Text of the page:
Facebook has a system in place to scan public 'paste' sites for email address and password combinations to stay one step ahead of possible leaks, according to The Register.
Concerns over Snapchat privacy rocketed this week after users were bombarded with spam messages written in a style which suggests that a user’s own friends think they are overweight.
The dangers of clicking on links in eBay scam postings were highlighted after a fake posting advertising iPhones linked to a phishing site designed to steal usernames and passwords for the site.
Printer giant Canon is to provide a security fix “as quickly as is feasible” after a researcher exploited vulnerabilities in one of its wireless PIXMA products to run the classic shoot ‘em up game Doom on its colour display.
Pirates beware: free ebooks available online can be used to hack into Amazon accounts via the retail giant's ‘Manage Your Kindle’ page, used to deliver ebook files to Kindle readers.
This week, American chain Home Depot admitted its systems had been breached, Gmail users got a fright, and a series of videos showed leaks in Android chat apps. Meanwhile, Facebook freaked out the world.... again.
Google Chrome will now recommend pronounceable password hoices, according to developer and Chrome “happiness evangelist” Francois Beaufort, who announced the change via his Google+ page.
A bank is to allow remote log-ons using a hi-tech vein-scanning biometric system for large corporate accounts. The bank security system, using Hitachi’s VeinHD scanner, will be available to corporate customers from next year.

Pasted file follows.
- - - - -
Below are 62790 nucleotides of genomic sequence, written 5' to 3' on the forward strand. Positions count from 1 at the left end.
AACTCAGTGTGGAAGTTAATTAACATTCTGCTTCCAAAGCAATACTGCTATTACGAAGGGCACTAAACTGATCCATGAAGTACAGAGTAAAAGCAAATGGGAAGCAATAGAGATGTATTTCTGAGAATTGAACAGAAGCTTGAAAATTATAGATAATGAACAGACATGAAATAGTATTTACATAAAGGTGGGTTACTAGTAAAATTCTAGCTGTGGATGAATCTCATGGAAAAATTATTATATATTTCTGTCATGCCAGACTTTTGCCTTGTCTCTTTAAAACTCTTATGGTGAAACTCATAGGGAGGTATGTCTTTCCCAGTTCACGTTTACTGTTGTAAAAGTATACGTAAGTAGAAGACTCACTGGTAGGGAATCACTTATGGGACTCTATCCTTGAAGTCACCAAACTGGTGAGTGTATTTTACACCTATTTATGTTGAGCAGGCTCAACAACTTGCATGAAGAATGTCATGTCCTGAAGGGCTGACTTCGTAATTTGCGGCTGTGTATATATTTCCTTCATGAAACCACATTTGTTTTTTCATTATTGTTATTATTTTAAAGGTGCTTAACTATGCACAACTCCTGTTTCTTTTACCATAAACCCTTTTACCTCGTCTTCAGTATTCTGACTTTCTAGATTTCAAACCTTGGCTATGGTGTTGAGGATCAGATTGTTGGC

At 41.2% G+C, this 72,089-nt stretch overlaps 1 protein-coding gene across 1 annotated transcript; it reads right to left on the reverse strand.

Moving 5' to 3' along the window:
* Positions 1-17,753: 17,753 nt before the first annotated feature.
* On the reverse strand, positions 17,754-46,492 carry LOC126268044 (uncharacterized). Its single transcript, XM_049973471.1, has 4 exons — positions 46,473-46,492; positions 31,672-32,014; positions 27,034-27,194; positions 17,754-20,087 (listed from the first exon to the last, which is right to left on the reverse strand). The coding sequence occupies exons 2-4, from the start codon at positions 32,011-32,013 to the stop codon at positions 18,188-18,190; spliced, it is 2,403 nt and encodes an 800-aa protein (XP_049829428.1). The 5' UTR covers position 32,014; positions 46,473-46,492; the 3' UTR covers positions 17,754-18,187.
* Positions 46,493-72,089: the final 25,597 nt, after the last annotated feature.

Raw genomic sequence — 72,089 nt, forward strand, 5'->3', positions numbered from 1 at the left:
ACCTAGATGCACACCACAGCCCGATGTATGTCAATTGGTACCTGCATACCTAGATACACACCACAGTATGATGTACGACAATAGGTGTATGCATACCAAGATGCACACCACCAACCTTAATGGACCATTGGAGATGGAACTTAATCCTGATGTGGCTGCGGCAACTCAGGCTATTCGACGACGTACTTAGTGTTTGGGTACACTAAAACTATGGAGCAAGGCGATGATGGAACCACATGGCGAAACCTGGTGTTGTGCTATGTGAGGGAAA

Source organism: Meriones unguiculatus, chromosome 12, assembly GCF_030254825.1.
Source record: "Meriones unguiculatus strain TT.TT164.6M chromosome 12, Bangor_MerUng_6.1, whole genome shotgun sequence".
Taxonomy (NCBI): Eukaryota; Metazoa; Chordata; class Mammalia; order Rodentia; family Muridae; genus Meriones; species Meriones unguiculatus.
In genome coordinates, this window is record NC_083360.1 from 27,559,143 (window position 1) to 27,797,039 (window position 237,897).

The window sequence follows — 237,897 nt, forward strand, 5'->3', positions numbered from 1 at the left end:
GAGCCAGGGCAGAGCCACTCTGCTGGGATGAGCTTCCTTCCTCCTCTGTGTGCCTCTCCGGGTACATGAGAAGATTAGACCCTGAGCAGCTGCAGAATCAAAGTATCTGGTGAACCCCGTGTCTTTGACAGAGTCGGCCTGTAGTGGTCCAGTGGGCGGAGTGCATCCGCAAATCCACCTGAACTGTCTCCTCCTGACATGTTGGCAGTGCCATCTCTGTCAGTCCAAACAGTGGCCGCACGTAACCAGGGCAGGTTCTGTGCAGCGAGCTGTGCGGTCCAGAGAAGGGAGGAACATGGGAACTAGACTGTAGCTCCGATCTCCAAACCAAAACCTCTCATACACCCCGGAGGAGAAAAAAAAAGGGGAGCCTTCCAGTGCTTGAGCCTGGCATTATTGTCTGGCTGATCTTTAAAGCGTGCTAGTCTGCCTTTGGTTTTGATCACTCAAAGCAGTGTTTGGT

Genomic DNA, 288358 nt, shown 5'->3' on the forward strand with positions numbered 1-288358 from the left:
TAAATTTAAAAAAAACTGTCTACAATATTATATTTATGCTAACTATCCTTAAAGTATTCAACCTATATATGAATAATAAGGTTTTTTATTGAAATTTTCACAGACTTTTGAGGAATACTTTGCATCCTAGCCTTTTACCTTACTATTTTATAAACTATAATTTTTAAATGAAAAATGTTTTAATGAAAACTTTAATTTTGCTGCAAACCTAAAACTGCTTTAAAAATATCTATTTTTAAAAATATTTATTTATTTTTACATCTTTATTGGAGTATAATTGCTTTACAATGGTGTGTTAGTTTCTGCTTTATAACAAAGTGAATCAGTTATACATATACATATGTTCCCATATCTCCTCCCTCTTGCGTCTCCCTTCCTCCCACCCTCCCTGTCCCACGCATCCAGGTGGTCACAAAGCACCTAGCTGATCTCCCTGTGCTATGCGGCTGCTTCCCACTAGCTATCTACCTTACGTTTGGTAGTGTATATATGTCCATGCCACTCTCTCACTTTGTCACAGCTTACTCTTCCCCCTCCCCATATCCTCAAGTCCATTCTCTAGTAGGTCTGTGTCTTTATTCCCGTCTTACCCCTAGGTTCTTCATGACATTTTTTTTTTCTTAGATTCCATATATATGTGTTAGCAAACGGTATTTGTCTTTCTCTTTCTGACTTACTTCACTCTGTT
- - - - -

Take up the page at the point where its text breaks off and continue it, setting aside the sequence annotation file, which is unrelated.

Another major phone brand has added biometric security to a flagship smartphone as Huawei unveiled the ultra-thin Mate P7, complete with a rather unique fingerprint scanner, at Berlin’s IFA 2014 show.
Hosting provider Namecheap said that it has come under attack from hackers apparently using the “Cybervor” hoard of 1.2 billion usernames and passwords and warned that some accounts may have been compromised.
Gamers and cellphone users were targeted by criminal groups around the world this week - while retailers continued to suffer at the hands of POS malware, and a phishing campaign highlighted just how hot Bitcoin is right now.
The FBI has issued a warning to police and other emergency response personnel about a lethal new tool which 'malicious actors' have been using to deadly effect against American government institutions - Google dorks.
A data breach of staggering proportions has hit South Korea - involving 27 million people and 220 million private records - all bought from hackers with the goal of stealing money from online games.
Police hope to work with leading mobile phone manufacturers such as Samsung to build in the requirement for a password or PIN number into ALL handsets to 'target-harden' devices.
Everyone hates passwords - even the guy who invented them - but some bank app users in the Nordic region are experiencing a taste of a future where they might not be necessary.
One of England’s greatest-ever cricketers, Sir Ian Botham, appeared to have been the victim of a Twitter hack yesterday as an obscene picture unexpectedly appeared on the sportsman’s feed.
There may be red faces in Red Square, after Russian prime minister Dmitry Medvedev had his Twitter account hacked.
Biometrics are touted as a replacement for the passwords and PINs we all know and hate - and Intel’s new earbuds could be the most discreet way of authenticating a user ever.
The Target breach caused real damage to millions of American card users - but big financial institutions are doing little to remedy security issues by offering extra security such as 2FA.
Researchers flexed their hacking muscles at DefCon 22 to hunt the technology world’s most defenceless beasts - routers. More than a dozen new vulnerabilities were found.